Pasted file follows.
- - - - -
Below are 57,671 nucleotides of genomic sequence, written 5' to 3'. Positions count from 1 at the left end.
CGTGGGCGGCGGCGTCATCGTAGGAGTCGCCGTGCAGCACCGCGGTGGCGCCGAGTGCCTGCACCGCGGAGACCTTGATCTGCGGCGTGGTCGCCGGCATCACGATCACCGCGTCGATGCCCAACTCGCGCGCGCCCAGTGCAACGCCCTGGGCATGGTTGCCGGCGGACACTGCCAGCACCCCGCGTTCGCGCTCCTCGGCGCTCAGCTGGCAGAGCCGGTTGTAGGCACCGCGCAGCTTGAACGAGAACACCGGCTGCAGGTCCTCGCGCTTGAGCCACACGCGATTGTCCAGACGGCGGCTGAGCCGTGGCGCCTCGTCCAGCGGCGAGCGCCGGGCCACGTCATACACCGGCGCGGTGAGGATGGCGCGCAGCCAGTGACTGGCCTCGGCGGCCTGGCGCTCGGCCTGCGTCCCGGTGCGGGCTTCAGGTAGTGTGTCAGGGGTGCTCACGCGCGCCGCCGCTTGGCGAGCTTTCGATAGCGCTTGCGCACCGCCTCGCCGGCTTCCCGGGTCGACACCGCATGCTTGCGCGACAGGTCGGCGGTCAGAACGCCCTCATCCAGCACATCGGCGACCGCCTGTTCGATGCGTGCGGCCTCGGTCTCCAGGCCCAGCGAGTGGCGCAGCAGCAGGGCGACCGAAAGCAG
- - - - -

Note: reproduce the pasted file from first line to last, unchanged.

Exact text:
Below are 57,671 nucleotides of genomic sequence, written 5' to 3'. Positions count from 1 at the left end.
CGTGGGCGGCGGCGTCATCGTAGGAGTCGCCGTGCAGCACCGCGGTGGCGCCGAGTGCCTGCACCGCGGAGACCTTGATCTGCGGCGTGGTCGCCGGCATCACGATCACCGCGTCGATGCCCAACTCGCGCGCGCCCAGTGCAACGCCCTGGGCATGGTTGCCGGCGGACACTGCCAGCACCCCGCGTTCGCGCTCCTCGGCGCTCAGCTGGCAGAGCCGGTTGTAGGCACCGCGCAGCTTGAACGAGAACACCGGCTGCAGGTCCTCGCGCTTGAGCCACACGCGATTGTCCAGACGGCGGCTGAGCCGTGGCGCCTCGTCCAGCGGCGAGCGCCGGGCCACGTCATACACCGGCGCGGTGAGGATGGCGCGCAGCCAGTGACTGGCCTCGGCGGCCTGGCGCTCGGCCTGCGTCCCGGTGCGGGCTTCAGGTAGTGTGTCAGGGGTGCTCACGCGCGCCGCCGCTTGGCGAGCTTTCGATAGCGCTTGCGCACCGCCTCGCCGGCTTCCCGGGTCGACACCGCATGCTTGCGCGACAGGTCGGCGGTCAGAACGCCCTCATCCAGCACATCGGCGACCGCCTGTTCGATGCGTGCGGCCTCGGTCTCCAGGCCCAGCGAGTGGCGCAGCAGCAGGGCGACCGAAAGCAG